For immediate release: Wednesday, July 16, 2008
Boston, MA –Two new surveys by NPR, the Kaiser Family Foundation, and the Harvard School of Public Health examine the pocketbook problems facing people in two presidential swing states, Ohio and Florida, including their struggles with gas prices, getting and keeping a well-paying job and affording health care. NPR is reporting findings from the surveys in its programs Morning Edition and All Things Considered beginning today.
The surveys, Health Care and the Economy in Two Swing States: A Look at Ohio and Florida, also take an in-depth look at the impact of medical bills on family finances and health care and provide insights into the way health care costs affect people’s daily life decisions. The polls were conducted jointly by NPR and public opinion researchers at Kaiser and Harvard.
The telephone surveys involved statewide representative samples of 1,358 adults in Florida and 1,201 adults in Ohio and were conducted between May 21 and June 4. The margin of sampling error is plus or minus 3 percentage points for the full sample in each survey. For subgroups, the margin of error may be higher.
These surveys are a part of a series of projects about health-related issues by NPR, the Henry J. Kaiser Family Foundation, and the Harvard School of Public Health. Representatives of the three organizations worked together to develop the survey questionnaire and to analyze the results, with NPR maintaining editorial control over its broadcasts on the surveys.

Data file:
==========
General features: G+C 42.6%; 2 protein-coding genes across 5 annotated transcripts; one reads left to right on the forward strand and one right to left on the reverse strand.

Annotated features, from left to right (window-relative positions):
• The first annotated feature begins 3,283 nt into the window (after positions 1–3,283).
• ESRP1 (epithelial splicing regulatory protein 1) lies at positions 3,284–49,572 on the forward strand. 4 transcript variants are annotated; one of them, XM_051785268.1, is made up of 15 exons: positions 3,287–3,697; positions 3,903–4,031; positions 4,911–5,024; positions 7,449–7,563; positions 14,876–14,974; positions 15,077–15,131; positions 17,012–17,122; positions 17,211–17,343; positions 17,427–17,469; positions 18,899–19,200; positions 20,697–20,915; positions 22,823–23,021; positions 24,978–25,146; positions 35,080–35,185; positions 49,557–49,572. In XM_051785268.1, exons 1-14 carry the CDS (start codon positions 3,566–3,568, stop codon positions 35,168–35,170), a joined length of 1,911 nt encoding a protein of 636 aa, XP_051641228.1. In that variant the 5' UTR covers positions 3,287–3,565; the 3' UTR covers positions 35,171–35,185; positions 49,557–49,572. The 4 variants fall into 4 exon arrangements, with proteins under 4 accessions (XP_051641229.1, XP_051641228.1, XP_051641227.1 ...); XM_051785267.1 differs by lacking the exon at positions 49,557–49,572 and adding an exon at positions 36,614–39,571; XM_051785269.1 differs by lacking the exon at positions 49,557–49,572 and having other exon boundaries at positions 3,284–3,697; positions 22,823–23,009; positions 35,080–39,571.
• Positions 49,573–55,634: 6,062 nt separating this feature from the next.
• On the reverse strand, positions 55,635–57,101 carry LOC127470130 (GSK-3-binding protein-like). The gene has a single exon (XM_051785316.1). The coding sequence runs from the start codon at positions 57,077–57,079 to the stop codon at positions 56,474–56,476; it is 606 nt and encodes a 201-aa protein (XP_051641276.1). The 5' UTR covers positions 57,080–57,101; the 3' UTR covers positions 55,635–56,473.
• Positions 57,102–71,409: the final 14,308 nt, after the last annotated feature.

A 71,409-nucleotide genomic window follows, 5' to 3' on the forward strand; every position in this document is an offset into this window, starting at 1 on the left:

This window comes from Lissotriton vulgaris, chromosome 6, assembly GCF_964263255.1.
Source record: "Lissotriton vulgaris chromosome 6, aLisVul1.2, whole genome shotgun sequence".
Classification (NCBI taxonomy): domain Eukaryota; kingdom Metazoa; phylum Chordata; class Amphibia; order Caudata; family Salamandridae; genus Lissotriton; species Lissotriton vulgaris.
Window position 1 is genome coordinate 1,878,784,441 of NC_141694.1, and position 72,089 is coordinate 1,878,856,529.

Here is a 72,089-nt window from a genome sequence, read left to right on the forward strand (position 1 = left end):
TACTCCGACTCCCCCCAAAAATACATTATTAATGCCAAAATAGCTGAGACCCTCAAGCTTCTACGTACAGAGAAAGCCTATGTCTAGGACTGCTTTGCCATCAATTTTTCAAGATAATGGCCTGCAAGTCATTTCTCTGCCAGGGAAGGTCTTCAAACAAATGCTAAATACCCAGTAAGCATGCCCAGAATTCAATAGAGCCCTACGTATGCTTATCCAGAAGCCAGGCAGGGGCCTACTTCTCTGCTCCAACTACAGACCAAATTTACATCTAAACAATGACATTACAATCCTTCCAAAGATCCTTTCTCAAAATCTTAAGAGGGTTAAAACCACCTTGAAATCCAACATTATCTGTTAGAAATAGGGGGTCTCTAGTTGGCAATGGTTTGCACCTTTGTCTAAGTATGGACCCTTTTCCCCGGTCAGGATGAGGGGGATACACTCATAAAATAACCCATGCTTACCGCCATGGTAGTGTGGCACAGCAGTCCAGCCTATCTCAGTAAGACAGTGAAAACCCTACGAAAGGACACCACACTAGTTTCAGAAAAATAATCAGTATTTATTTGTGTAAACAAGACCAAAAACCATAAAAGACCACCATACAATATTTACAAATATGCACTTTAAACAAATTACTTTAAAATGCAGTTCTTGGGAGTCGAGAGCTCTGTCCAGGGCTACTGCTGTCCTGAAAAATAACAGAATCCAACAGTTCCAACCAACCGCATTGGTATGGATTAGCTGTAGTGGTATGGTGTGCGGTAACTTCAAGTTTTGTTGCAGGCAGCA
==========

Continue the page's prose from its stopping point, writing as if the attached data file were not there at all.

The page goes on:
Harvard School of Public Health
Contact: Robin Herman
Kaiser Family Foundation
Contact: Craig Palosky
Harvard School of Public Health is dedicated to advancing the public’s health through learning, discovery, and communication. More than 400 faculty members are engaged in teaching and training the 1,000-plus student body in a broad spectrum of disciplines crucial to the health and well being of individuals and populations around the world. Programs and projects range from the molecular biology of AIDS vaccines to the epidemiology of cancer; from risk analysis to violence prevention; from maternal and children’s health to quality of care measurement; from health care management to international health and human rights. For more information on the school visit:http://www.hsph.harvard.edu/.